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COPING WITH P.T.S.D.: Understanding Posttraumatic Stress Disorder




Posttraumatic Stress Disorder (PTSD) is a mental health disorder that can occur after someone experiences (or witnesses) a traumatic event (or series of events). Examples of traumatic events that can trigger PTSD include sexual assault, physical violence, emotional distress, natural disasters, combat experience, and serious accidents.


PTSD can cause a range of symptoms including intrusive thoughts or memories, distressing dreams, unprovoked flashbacks, avoidance of triggers, negative changes in mood or thought patterns, detachment, feeling emotionally numb, hyperarousal, easily startled and/or irritability when reminded of a traumatic event. These symptoms can be severe and long-lasting, and can significantly impair an individual's ability to function effectively in work, social, and personal situations.


The affects of PTSD are far reaching. In fact, there is a significant number of people that suffer worldwide. According to the National Center for PTSD, about 7-8% of the U.S. population will have PTSD at some point in their lives.


One of the highest number of victims with PTSD is found among our military veterans and first responders. According to the U.S. Department of Veterans Affairs, about 11-20% of veterans who served in Operations Iraqi Freedom and Enduring Freedom have PTSD in a given year. This does not include a number of vets that have served in other conflicts and current servicemen and women currently on duty.


PTSD can affect people of all ages, including children. About 3-6% of children and adolescents in the U.S. have PTSD. However, women are more likely than men to experience PTSD. About 10% of women develop PTSD at some point in their lives, compared to about 4% of men. One major reason for this number is because of survivors of sexual assault. According to the National Sexual Violence Resource Center, about 94% of women who are raped experience symptoms of PTSD during the two weeks following the assault. Many suffer for years after the assault.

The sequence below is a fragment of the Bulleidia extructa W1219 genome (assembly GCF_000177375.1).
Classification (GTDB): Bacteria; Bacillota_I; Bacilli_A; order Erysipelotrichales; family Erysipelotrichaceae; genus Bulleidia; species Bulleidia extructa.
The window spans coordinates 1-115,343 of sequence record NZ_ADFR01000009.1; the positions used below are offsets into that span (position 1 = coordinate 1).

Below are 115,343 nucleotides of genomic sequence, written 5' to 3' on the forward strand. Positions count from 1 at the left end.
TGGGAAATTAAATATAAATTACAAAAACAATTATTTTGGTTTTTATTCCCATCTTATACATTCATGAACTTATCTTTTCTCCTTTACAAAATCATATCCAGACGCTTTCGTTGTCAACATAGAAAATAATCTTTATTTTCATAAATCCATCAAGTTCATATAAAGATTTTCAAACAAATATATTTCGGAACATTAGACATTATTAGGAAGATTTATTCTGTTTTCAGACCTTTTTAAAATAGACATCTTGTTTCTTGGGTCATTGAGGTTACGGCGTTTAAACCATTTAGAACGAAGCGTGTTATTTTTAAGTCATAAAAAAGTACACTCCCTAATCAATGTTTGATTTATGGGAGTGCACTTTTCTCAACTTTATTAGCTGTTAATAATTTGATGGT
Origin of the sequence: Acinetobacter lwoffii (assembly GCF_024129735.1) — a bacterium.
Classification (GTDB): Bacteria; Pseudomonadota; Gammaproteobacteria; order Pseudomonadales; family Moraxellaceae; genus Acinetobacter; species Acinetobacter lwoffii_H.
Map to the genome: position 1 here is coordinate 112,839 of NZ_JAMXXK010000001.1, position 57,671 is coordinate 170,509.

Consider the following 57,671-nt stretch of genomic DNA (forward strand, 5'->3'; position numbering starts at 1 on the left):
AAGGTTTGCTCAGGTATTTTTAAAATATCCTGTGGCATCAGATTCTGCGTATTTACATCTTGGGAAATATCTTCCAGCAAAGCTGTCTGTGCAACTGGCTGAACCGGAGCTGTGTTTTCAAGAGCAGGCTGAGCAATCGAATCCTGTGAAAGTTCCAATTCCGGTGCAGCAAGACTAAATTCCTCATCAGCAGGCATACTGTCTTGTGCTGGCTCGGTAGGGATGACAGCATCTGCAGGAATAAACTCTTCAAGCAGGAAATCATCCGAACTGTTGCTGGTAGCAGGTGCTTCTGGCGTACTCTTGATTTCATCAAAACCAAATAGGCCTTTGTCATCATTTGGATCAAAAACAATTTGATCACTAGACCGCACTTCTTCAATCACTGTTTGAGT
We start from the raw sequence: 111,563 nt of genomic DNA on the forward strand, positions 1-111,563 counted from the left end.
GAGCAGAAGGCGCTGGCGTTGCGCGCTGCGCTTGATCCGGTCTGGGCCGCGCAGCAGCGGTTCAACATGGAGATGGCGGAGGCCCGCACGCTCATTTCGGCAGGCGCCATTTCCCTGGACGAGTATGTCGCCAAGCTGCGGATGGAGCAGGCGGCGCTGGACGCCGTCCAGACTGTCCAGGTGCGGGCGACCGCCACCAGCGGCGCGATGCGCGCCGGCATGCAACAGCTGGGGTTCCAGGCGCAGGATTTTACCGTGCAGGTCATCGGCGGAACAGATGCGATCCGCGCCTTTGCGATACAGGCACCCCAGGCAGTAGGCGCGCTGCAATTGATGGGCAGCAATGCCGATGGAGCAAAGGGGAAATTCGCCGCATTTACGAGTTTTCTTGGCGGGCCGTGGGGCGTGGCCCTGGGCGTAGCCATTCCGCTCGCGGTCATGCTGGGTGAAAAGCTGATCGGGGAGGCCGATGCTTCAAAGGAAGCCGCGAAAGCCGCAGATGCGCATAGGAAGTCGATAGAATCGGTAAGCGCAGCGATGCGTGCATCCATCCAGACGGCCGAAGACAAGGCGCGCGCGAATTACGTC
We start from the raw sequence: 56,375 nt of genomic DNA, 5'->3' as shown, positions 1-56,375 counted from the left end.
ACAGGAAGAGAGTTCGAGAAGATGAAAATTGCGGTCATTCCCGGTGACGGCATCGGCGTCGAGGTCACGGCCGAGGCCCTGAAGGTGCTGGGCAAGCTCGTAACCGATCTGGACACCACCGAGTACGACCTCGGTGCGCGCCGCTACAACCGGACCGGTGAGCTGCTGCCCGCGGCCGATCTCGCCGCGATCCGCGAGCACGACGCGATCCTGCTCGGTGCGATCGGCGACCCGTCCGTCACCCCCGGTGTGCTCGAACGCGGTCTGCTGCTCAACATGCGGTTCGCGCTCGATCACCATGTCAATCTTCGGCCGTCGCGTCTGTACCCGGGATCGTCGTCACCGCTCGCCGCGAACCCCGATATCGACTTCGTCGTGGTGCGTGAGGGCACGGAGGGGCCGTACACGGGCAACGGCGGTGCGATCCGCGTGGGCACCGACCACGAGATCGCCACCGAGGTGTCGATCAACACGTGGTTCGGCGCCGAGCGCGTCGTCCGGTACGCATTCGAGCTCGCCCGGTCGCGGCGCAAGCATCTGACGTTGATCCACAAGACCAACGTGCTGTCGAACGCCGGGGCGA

It's important to note that these statistics above are based on self-reporting. Countless people may not seek treatment or may not be diagnosed with PTSD. Additionally, the COVID-19 pandemic has increased the risk of PTSD for many people, although specific statistics on this are not yet available.


Treatment for PTSD typically involves a combination of therapy and medication. Cognitive-behavioral therapy (CBT) is a common approach to treating PTSD, and may involve exposure therapy, which involves gradually exposing the individual to the triggers that cause their symptoms in a safe and controlled environment. Medications such as antidepressants and anti-anxiety drugs may also be used to help manage symptoms.


It's important to seek help if you or someone you know is experiencing symptoms of PTSD. With proper treatment, individuals with PTSD can learn to manage their symptoms and improve their quality of life. If you (or someone you know) are in a crisis and need help immediately, text “HOME” to 741741 to be connected with a trained volunteer at Crisis Text Line. Crisis Text Line provides free, 24/7 support. There is hope. Take your mental health seriously.


You are loved.

Dr. Ray Reynolds




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